Exclusive: Rolling Stones’ Intimate Tour Finale Proves They’re Still the ‘Greatest Rock’ n ‘Roll Band’

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Hollywood, FLA. – As it turned out, you can sometimes get what you want.

Tuesday night for lucky fans who won special tickets to The Rolling Stones’ one-night-only show at the 7,000-seat Hard Rock Live at the Seminole Hard Rock Hotel & Casino in Hollywood, Fla. – the closest. This is where the band played for more than 12 years.

52 years after the Stones first played in Florida, Tuesday’s show is a last-minute addition to the schedule, marking the final night of the band’s four-year, bestselling, worldwide No Filter Tour.

As with every show since the death of Charlie Watts, the show began with an uplifting video tribute to the band’s late drummer.

The Stones then opened the two-hour show with a crude and obscene “Street Fighting Man,” which saw Mick Jagger push the audience into frenzy, stepping aside, kicking, and reliving just a few feet standing across the stage. -Connection-only pit area.

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“Let’s Spend the Night Together,” a mild song by today’s standards but censored for its reference lyrics in the 1960s, became a mid-60s hit “19th Nervous Breakdown”.

Jagger animated the lyrics about a mentally unstable woman, rolled her eyes and looked at Keith Richards and Ron Wood, who laughed in unspoken solidarity.

Jagger then paused briefly to present the night’s performance to Watts, leaving the audience “Char-ly, char-ly!” Sent to a mass chant.

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The audience belted the infamous lyrics word-for-word when Jagger tied up the acoustic guitar, this time with “You Can’t Always Get What You Want,” before the gritty “Tumbling Dies” was exceptionally melodic and slightly bluesy. Him.

Jagger briefly mocked COVID before the band broke into their latest hit, “Living in a Ghost Town” – a somewhat eccentric tune written and recorded during the frustration of epidemic lockdowns. .

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Daryl Jones, who played for retired bassist Bill Wyman in 1993, snatched a slow, steady bassline while blowing in his harmonica and occasionally speaking in a deep, whispering voice.

Ron Wood Seminole of The Rolling Stones plays Hard Rock Hotel & Casino on November 23, 2021.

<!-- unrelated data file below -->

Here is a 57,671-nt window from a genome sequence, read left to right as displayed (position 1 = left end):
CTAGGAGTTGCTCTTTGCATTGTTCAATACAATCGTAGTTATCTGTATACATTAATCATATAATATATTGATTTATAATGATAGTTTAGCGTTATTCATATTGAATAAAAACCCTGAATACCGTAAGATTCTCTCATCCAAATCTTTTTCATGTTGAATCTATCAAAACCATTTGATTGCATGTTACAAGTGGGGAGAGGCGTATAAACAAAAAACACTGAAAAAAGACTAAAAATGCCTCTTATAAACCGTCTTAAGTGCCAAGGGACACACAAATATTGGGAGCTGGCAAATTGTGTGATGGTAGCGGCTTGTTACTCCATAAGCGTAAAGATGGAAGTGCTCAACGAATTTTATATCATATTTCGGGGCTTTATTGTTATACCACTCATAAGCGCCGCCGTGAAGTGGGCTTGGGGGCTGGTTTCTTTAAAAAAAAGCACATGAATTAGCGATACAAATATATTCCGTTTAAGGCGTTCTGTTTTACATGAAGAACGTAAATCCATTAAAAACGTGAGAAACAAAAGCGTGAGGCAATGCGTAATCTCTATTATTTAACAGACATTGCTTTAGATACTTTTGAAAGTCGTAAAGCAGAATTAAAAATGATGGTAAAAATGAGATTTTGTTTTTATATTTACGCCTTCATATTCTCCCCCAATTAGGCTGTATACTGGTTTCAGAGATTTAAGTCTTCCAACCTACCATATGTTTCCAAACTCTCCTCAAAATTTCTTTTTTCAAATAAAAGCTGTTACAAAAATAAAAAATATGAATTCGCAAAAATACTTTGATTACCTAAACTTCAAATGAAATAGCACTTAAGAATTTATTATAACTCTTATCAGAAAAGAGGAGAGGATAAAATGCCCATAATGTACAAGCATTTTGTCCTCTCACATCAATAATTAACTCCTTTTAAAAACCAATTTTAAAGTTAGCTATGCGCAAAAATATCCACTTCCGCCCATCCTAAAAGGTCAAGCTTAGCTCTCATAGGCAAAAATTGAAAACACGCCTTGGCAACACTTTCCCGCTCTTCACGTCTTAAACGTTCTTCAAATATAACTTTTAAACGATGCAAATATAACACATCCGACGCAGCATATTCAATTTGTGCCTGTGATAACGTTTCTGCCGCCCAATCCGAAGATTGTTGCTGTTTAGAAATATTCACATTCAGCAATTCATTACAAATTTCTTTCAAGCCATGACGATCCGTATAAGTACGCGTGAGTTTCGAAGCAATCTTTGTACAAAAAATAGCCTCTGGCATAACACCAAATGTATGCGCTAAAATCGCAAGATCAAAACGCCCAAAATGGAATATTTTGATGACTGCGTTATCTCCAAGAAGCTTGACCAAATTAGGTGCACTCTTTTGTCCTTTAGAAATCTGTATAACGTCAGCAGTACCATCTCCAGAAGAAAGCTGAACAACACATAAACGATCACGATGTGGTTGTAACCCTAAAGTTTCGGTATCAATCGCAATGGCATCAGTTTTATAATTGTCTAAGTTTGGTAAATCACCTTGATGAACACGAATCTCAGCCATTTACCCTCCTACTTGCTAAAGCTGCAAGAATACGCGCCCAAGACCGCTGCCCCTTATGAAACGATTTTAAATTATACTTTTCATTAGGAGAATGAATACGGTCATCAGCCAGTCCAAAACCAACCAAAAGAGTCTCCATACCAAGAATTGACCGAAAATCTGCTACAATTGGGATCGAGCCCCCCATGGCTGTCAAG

Low-key Richards came to life with the first, instantly recognizable chords of “Start Me Up.” He later became the band’s No. 1 favorite. 1 gave the Twing solo for the country-rock hit, “Honky Tonk Women.” True to fashion, Richards preferred rhythmic riffs preferred by many rock guitarists, which flowed almost effortlessly from somewhere deep within him.

Jagger, during a rare conversation with the audience, said he was happy to end the No Filter Tour in the Miami area, saying, “It’s all right.”

He said it was unfortunate that he had to miss some good events, such as Art Basel, Jason Bonham’s performance at Hard Rock and the Donald Trump and Bill O’Reilly tour.

In a later quote, Jagger, usually non-political, turned his heel and padded to the back of the stage, as some spectators laughed and broke a collective shout that Jagger had not directed.

Jagger introduced the band members before taking a break, Richards leading the vocals in a slightly grotesque “Connection” and a slow groove of “Slipping Away”. The crowd went wild, proving that you don’t have to have the perfect trained voice to be an entertaining singer.

Jagger returned for a fun version of “Miss You”, slipping, shaking and shaking his hips to saxophonist Carl Denson and Tim Reese and the richer horns of Jones and drummer Steve Jordan.

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An impressive version of “Midnight Rambler” kicks off with Jagger in prime form at Harmonica and involves kneeling in front of fans on the edge of the stage.

Richards and Wood sat face-to-face, with Jagger playing seamlessly in front of the band with a level of energy that hadn’t diminished in 60 years.

“Paint It Black” Stones’ trippy, psychedelic period harkens, white lights flashing across a full, smoky stage, overhead video screens show the possibility of audience members who were teenagers in the 60’s and 70’s as the band members melted and faded. Seen before.

In the first symphony of “Devil Sympathy,” flashes of lights flashed on the back of the stage as Jagger swaggered in a black-glittering tile coat.

Adding even more depth to the layered musical system is one of the things that make Jagger the foremost one – his innate ability to impress his audience with decades-old lyrics as he sings for the first time.

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To the audience’s delight, Richards made a rare stroll from the front of the stage to the small stage, and then laughed and shook his head, watching Jagger Sasuke back and forth, pumping up his arms and shaking a set of deadbeats. The Drum Raiser.

After a wrong ending to a concert that didn’t fool anyone, the Stones returned for an encore of the haunting “Gimme Shelter.” With his usual stage presence, back-up vocalist Sasha Allen Jagger joined the dark and foreboding song Spine Tingling, once referred to as the Apocalypse.

The Stones wrapped up the show on a lighter note, sharing a laugh and perhaps their most famous hit, “(I Can’t Get Anyway) Satisfaction.”

And while the band’s departure may not be the familiar “let’s meet you next time,” Stones fans have undoubtedly received plenty of satisfaction in a lifetime.

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